a suddenly familiar world which everyone had lost."45 And while Osbert was doing this, his sister Edith was conducting her own poetic war against "utility" and drabness with her portentous imagery of ores and porphyry, diamonds, sapphires, emeralds, and rubies, amethysts, amber, myrrh, and viridian, and pre-eminently gold, all set in an archaic, non-utilitarian word-order ("Huge is the sun of amethysts and rubies"). Her poems are repositories of the "rich words," as Ronald Blythe observes, "which contrasted so vividly with the war's special poverty."46 And Edith's onetime protégé Dylan Thomas, who, we are told, "regarded the war as a personal affront,"47 developed his similar wartime line in abundance and extravagance. His surprising diction and strenuous lyricism are his counterweights to khaki, and the violent compassion of his poems is one of his responses to the obligatory wartime hate of the enemy that so depressed him. " Europe is hideously obvious and shameless," he wrote Vernon Watkins in the summer of 1940. "Am I to rejoice when a 100 men are killed in the air?"48 And the stylistic lushness of Waugh and the Sitwells and Thomas was gratifying enough to deprived audiences to persist as a notable postwar style, from Christopher Fry A Phoenix Too Frequent ( 1946) all the way to the late 1950s, with Lawrence Durrell Alexandria Quartet.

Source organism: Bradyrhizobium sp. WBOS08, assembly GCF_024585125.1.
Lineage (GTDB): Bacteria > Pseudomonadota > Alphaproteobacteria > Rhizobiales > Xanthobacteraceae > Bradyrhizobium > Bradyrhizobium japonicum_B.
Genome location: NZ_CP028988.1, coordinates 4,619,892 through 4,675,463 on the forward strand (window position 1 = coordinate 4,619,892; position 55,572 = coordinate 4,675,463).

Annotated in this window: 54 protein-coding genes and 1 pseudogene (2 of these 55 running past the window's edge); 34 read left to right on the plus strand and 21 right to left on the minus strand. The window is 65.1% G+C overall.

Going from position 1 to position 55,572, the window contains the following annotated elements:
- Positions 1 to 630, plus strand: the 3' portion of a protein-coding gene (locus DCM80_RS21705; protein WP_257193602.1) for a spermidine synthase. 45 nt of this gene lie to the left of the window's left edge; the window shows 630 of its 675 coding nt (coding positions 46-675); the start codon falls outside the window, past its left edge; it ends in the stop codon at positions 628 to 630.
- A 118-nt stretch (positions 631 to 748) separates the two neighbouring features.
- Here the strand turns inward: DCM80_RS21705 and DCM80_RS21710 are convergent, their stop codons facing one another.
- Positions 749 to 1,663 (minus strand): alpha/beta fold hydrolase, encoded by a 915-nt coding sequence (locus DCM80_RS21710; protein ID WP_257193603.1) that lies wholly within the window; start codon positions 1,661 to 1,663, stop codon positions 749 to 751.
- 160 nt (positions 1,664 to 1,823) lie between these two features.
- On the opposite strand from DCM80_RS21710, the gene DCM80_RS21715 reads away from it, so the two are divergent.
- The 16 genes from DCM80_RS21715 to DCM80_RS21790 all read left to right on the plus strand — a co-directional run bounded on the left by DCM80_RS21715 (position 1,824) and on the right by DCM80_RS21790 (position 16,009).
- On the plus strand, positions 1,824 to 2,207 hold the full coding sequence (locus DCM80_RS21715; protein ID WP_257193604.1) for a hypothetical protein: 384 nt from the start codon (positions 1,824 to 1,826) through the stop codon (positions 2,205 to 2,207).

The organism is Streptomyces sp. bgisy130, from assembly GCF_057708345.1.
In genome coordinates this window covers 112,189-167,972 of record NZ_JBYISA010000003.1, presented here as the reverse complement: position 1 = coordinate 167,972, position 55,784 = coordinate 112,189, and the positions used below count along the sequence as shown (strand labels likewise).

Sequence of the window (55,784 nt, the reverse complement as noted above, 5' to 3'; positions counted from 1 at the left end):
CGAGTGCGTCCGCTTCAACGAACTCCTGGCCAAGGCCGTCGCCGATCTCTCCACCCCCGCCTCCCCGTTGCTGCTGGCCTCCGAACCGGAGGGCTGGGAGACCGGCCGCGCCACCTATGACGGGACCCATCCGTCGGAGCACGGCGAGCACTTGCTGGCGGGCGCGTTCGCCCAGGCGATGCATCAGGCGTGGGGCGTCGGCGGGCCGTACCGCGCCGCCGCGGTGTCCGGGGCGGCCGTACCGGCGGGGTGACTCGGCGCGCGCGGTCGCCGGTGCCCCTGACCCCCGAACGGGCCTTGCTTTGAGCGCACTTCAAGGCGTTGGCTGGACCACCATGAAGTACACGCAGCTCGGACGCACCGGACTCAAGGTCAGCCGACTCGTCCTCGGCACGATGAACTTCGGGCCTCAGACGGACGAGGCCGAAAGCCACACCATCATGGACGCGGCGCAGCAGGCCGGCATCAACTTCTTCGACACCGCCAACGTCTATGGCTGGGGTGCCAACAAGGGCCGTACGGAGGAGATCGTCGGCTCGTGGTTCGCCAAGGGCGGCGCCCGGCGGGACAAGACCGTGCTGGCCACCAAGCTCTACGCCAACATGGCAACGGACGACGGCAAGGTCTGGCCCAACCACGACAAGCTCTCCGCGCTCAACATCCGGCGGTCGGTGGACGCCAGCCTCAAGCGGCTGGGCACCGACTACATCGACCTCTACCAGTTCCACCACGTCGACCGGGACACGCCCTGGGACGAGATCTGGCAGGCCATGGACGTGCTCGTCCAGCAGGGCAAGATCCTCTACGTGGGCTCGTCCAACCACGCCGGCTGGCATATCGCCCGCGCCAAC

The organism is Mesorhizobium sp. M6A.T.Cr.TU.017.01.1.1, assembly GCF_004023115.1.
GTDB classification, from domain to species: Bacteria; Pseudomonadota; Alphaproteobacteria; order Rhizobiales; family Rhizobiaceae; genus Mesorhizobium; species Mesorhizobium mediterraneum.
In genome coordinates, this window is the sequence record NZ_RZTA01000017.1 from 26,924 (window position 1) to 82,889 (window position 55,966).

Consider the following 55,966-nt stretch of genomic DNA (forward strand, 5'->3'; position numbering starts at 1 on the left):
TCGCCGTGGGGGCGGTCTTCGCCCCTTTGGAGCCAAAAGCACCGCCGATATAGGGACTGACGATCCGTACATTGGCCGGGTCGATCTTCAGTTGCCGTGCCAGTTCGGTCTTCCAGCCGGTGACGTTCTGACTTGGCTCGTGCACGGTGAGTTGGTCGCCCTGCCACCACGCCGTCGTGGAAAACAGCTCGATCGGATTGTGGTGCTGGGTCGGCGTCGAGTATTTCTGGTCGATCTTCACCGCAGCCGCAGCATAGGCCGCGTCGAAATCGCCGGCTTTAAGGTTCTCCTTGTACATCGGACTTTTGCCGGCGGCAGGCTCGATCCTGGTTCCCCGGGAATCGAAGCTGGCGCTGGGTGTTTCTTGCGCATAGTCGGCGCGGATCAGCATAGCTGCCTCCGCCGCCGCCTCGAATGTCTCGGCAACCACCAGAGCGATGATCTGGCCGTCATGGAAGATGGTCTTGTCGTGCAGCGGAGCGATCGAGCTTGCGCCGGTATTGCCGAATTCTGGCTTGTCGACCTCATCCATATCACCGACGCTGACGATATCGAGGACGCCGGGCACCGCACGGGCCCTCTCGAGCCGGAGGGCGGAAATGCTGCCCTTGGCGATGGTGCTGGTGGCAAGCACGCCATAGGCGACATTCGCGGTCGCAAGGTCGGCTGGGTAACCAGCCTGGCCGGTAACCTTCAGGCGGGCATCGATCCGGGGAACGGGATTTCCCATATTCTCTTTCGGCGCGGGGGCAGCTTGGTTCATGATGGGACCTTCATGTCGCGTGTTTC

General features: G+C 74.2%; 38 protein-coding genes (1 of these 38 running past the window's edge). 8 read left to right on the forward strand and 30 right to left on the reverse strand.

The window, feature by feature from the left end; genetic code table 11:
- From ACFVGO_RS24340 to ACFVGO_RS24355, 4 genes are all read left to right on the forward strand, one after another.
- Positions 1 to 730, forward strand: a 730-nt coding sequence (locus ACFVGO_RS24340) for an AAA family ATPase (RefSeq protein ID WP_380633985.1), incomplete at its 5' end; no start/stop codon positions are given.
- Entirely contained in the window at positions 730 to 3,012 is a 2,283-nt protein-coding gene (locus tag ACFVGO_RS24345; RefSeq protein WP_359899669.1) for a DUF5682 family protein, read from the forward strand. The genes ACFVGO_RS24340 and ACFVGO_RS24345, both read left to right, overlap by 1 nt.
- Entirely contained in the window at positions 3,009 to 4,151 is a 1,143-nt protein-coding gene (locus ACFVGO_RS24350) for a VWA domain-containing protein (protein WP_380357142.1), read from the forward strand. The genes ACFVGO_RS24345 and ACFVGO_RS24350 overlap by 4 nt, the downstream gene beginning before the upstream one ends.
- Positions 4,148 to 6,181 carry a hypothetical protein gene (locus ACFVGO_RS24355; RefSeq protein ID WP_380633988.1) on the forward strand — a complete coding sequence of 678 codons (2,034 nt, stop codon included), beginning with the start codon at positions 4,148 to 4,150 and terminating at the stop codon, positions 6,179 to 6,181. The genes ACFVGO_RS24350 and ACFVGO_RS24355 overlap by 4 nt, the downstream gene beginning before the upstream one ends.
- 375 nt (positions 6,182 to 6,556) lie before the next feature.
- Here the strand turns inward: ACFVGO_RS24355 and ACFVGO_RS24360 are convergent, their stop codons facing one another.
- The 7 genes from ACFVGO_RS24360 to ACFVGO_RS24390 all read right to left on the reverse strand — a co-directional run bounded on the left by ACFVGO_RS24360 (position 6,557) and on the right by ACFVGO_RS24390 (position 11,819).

Reading in Wartime
Until Sitwell Left Hand, Right Hand! was available--1944 in the United States, 1945 in Britain--readers seeking literary relief from war- time had to utilize other reading matter. Horizon, of course, was a ready remedy, but intelligence, on the one hand, and peace and quiet, on the other, were to be found in the novels of Henry James and Anthony Trollope. It might not be going too far to suggest that the current vogue of